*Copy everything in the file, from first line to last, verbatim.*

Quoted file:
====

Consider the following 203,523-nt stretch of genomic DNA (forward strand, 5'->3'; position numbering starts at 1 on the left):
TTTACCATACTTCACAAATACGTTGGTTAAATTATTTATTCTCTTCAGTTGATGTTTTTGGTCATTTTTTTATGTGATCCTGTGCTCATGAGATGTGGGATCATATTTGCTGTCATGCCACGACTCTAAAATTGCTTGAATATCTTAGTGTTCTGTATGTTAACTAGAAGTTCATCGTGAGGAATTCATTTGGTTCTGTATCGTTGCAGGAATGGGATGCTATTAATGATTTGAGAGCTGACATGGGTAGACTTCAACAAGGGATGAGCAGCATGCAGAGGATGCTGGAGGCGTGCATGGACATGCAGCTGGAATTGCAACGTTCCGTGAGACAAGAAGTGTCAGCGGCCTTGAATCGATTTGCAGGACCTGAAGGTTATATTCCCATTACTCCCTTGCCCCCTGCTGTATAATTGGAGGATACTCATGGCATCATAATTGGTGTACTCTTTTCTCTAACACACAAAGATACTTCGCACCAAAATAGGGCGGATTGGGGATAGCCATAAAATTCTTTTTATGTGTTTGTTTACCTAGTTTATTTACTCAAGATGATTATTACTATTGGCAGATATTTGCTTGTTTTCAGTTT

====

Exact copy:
Consider the following 203,523-nt stretch of genomic DNA (forward strand, 5'->3'; position numbering starts at 1 on the left):
TTTACCATACTTCACAAATACGTTGGTTAAATTATTTATTCTCTTCAGTTGATGTTTTTGGTCATTTTTTTATGTGATCCTGTGCTCATGAGATGTGGGATCATATTTGCTGTCATGCCACGACTCTAAAATTGCTTGAATATCTTAGTGTTCTGTATGTTAACTAGAAGTTCATCGTGAGGAATTCATTTGGTTCTGTATCGTTGCAGGAATGGGATGCTATTAATGATTTGAGAGCTGACATGGGTAGACTTCAACAAGGGATGAGCAGCATGCAGAGGATGCTGGAGGCGTGCATGGACATGCAGCTGGAATTGCAACGTTCCGTGAGACAAGAAGTGTCAGCGGCCTTGAATCGATTTGCAGGACCTGAAGGTTATATTCCCATTACTCCCTTGCCCCCTGCTGTATAATTGGAGGATACTCATGGCATCATAATTGGTGTACTCTTTTCTCTAACACACAAAGATACTTCGCACCAAAATAGGGCGGATTGGGGATAGCCATAAAATTCTTTTTATGTGTTTGTTTACCTAGTTTATTTACTCAAGATGATTATTACTATTGGCAGATATTTGCTTGTTTTCAGTTT